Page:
Dramatic Tidal Shifts With these storms come severe tidal surges. If the boat is in the water (which could be a problem) it’s important to inspect the piling it’s tied to and assess if the tides could rise above its height. A short piling could be the reason your boat goes on a voyage without you or gets punctured by the piling itself. But for a major storm a boat tied in its slip is iffy. The slip and harbor location/setup have to be just right. Wide solidly built slips and heavy tall pilings stand a chance but anything else could be a serious crapshoot. We’ve all seen the pictures.
Check those knots and lines No matter what you decide to do to protect the boat, a storm like this is going to require lots of line and knots. Spend a couple of bucks in increasing the size of the lines you’ll be using to lash everything down and make sure the chosen knot is something dependable. Also, diversify the attachment points whenever possible. You don’t want to tie every line to a scant few attachment points only to find out it’s that and not any of your knots of lines that fails. And beware of small cleats – the bigger the better and, if possible, inspect the backing plates.
Chaffing Chaffing is one of those things, in a normal world, where sailor’s opinions differ. Some have chaffing protection all over the place and some have none at all. If you’re in the latter constituency you might want to switch teams for a minute, at least until this storm passes through. In the violence of a hurricane chaffing happens in a very accelerated and amplified way. The kind of turbulence the boat will experience can act like a saw for a poorly placed holding line with no chafe protection. So sacrifice that crappy old green garden hose that would never coil up right and give it a new life protecting your lines from chaffing.
Minimize Windage Don’t be lazy when it comes to removing anything that can increase windage or just get blown away and destroyed. Remove dodgers/canvas (including frames), headsails, and antennas – stow anything loose (of course) remembering that little snaps will not be sufficient. Tape shut anything that could open up and remove any electronics that look precarious.
Don’t forget about the inside If the boat is in the water, it’s going to be rocking around in an insane way so make sure there is nothing that can fly around and cause damage. Close all sink and head sea cocks and make sure that cockpit scuppers are completely clear.
If you’ve experienced a hurricane, feel free to share your experiences and suggestions below…
Many of you have been lucky enough to learn to sail, cruise or charter in the British Virgin Islands. Here is an update from Pat Nolan who owns and operates Sistership Sailing School on Tortola after recently weathering hurricane Earl:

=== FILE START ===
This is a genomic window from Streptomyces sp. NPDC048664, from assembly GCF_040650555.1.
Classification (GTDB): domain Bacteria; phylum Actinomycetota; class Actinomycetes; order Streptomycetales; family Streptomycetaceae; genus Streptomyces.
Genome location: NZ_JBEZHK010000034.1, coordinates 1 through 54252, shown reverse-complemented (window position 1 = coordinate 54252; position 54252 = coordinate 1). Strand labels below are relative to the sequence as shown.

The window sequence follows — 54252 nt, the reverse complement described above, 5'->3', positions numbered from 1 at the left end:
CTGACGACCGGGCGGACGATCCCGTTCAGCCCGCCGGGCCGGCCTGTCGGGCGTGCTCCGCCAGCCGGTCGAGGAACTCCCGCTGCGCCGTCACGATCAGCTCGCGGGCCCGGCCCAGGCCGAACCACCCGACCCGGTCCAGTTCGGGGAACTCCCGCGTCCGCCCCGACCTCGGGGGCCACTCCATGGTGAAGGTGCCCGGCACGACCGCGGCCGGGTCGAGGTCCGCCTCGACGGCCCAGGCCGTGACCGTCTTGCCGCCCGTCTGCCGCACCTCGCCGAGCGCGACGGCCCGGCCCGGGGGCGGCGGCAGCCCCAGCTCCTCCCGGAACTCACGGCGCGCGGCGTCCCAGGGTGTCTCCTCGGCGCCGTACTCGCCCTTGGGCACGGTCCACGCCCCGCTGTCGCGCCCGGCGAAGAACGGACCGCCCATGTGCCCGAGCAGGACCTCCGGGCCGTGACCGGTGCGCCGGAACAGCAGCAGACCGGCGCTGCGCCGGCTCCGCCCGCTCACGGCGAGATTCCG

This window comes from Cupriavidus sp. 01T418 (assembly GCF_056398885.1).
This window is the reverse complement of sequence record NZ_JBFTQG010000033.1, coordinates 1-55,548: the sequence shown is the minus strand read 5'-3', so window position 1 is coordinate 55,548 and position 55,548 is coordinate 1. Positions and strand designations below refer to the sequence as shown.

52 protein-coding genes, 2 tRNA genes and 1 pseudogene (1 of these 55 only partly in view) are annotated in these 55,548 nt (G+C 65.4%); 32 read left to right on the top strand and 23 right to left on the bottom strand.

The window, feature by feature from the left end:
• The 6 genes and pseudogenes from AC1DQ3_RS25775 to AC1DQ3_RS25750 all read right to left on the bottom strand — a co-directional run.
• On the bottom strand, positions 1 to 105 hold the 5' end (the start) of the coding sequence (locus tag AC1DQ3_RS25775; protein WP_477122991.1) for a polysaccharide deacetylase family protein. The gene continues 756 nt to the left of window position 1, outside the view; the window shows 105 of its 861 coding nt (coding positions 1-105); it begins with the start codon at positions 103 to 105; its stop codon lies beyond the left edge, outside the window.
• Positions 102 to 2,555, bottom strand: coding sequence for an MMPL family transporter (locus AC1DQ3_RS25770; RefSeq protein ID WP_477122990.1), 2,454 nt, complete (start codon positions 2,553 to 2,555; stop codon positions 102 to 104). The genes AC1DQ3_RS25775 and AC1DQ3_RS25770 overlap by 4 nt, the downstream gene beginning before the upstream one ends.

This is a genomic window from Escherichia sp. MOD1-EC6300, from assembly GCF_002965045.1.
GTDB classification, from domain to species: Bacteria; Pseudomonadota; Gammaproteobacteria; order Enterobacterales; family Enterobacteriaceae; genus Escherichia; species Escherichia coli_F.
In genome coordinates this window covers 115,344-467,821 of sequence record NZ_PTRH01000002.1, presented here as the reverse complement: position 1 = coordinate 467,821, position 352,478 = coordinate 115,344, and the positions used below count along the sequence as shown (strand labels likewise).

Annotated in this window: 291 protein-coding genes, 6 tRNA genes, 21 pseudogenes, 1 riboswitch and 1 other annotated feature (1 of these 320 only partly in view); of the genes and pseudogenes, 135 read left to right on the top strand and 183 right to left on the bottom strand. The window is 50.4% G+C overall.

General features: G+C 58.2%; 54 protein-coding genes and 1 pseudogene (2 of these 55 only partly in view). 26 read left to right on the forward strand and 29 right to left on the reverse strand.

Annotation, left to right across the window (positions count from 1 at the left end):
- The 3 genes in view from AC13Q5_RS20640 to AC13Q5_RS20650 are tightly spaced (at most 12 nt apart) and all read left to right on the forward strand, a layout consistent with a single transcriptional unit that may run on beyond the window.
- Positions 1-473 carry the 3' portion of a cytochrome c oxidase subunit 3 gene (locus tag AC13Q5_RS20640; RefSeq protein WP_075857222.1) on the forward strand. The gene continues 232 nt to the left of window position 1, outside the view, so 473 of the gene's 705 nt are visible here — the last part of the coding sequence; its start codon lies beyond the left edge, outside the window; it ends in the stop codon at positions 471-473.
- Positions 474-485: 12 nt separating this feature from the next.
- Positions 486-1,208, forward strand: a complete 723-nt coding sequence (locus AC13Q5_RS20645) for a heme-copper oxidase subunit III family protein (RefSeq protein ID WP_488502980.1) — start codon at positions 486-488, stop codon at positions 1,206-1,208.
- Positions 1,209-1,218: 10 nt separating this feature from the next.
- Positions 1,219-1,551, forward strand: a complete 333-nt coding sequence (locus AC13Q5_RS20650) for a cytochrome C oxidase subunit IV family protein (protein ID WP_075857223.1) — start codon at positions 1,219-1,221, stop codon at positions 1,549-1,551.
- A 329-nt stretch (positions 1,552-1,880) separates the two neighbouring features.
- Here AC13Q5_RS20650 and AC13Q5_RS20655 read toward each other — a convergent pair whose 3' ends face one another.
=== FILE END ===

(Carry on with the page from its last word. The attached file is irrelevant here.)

Location, location, location. That real estate mantra also applies to hurricane survival (followed closely by preparation, preparation, preparation). Having just come through the very large, very powerful category 4 hurricane Earl in the BVI, I can say that both location and preparation are key to minimizing damage. Lucky for us the eye of the storm passed about 30 miles north of Anegada so we on Tortola, roughly 27 miles southeast of Anegada were spared the worst. We still experienced sustained winds of 100+ mph; winds strong enough to sink boats, blow boats ashore, smash boats into docks and. Those who took the time to move boats to a well protected hurricane anchorage, secure the deck and all gear topside, in addition to properly anchor riding out the storm, sustained minimal damage if any.
One must remember that the wind often comes from every direction during a hurricane, so your choice of anchorage must be protected 360 degrees. For those of you familiar with the harbors in the BVI, Road Town, Soper’s Hole and Anegada proved places NOT to be. In those harbors numerous boats were sunk, piled on top of one another or beached. In Trellis Bay, Nanny Cay, Paraquita Bay and inner Sea Cow’s Bay boats did fine. Boats in virtually landlocked Paraquita Bay are packed in like sardines, lying to hurricane gear installed by the government. Trellis Bay hosts a large community of live-aboards lying to their own private moorings. Those folks are old hands at hurricane preparation and it showed – no damage reported there. Nanny Cay, the marina we operate from, is completely land locked save for the very small entrance. All the boats are moored to floating docks. Even though well protected, the high winds and tidal surge still put a huge strain on the docks. Several times during the beginning of the storm we needed to jury rig finger piers that sheared off from the main dock. Struggling in 80 knot gusts to secure a bucking bronco of a finger pier with two big boats attached to it is not my idea of a good time. It took a team of us to do it, but it worked.
Luckily that work was done in the daylight. When the worst of the storm hit after dark, the dock was not the place to be. Safely shuttered in our concrete block of a house we crossed our fingers that the docks would hold through the night. They did.
Many snowbirds keep their boats in the BVI. Unless you have hired a good management company to oversee your boat in your absence you would not want to leave it in the water; rather on the hard, in the yard is the place to be. Boatyards here are experienced at storing and securing boats to minimize storm damage. It is imperative that owners take the time to make their boats are ‘hurricane ready’ after their last cruise just prior to hauling out. Not sure exactly what that entails? Many great articles have been written on this subject. Just Google “How to prepare my boat for a hurricane” and take your pick. And don’t wait till the last minute – it all takes time.